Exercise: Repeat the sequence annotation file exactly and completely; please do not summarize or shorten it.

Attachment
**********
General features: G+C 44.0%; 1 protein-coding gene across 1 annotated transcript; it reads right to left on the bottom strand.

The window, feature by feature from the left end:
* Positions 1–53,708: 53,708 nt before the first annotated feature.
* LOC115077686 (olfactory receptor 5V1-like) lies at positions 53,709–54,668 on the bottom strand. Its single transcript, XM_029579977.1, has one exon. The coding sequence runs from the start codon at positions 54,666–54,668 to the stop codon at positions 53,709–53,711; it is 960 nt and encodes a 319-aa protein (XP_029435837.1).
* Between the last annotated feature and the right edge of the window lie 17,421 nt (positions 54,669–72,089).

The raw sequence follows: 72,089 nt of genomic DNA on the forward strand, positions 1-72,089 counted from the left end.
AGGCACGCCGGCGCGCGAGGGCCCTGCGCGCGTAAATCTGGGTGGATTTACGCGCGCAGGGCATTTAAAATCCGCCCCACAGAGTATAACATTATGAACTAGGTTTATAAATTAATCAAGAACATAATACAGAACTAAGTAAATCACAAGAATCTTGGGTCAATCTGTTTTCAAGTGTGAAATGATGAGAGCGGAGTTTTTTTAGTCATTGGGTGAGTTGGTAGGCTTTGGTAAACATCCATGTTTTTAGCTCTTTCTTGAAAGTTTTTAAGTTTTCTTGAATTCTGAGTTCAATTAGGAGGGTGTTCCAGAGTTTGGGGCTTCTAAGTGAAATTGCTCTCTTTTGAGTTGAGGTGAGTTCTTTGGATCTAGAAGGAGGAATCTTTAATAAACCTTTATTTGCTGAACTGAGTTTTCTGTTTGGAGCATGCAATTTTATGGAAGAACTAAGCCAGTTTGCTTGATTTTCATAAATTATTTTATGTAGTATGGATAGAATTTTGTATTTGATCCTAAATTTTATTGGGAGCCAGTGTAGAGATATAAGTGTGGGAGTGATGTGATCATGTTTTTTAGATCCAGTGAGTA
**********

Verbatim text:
General features: G+C 44.0%; 1 protein-coding gene across 1 annotated transcript; it reads right to left on the bottom strand.

The window, feature by feature from the left end:
* Positions 1–53,708: 53,708 nt before the first annotated feature.
* LOC115077686 (olfactory receptor 5V1-like) lies at positions 53,709–54,668 on the bottom strand. Its single transcript, XM_029579977.1, has one exon. The coding sequence runs from the start codon at positions 54,666–54,668 to the stop codon at positions 53,709–53,711; it is 960 nt and encodes a 319-aa protein (XP_029435837.1).
* Between the last annotated feature and the right edge of the window lie 17,421 nt (positions 54,669–72,089).

The raw sequence follows: 72,089 nt of genomic DNA on the forward strand, positions 1-72,089 counted from the left end.
AGGCACGCCGGCGCGCGAGGGCCCTGCGCGCGTAAATCTGGGTGGATTTACGCGCGCAGGGCATTTAAAATCCGCCCCACAGAGTATAACATTATGAACTAGGTTTATAAATTAATCAAGAACATAATACAGAACTAAGTAAATCACAAGAATCTTGGGTCAATCTGTTTTCAAGTGTGAAATGATGAGAGCGGAGTTTTTTTAGTCATTGGGTGAGTTGGTAGGCTTTGGTAAACATCCATGTTTTTAGCTCTTTCTTGAAAGTTTTTAAGTTTTCTTGAATTCTGAGTTCAATTAGGAGGGTGTTCCAGAGTTTGGGGCTTCTAAGTGAAATTGCTCTCTTTTGAGTTGAGGTGAGTTCTTTGGATCTAGAAGGAGGAATCTTTAATAAACCTTTATTTGCTGAACTGAGTTTTCTGTTTGGAGCATGCAATTTTATGGAAGAACTAAGCCAGTTTGCTTGATTTTCATAAATTATTTTATGTAGTATGGATAGAATTTTGTATTTGATCCTAAATTTTATTGGGAGCCAGTGTAGAGATATAAGTGTGGGAGTGATGTGATCATGTTTTTTAGATCCAGTGAGTA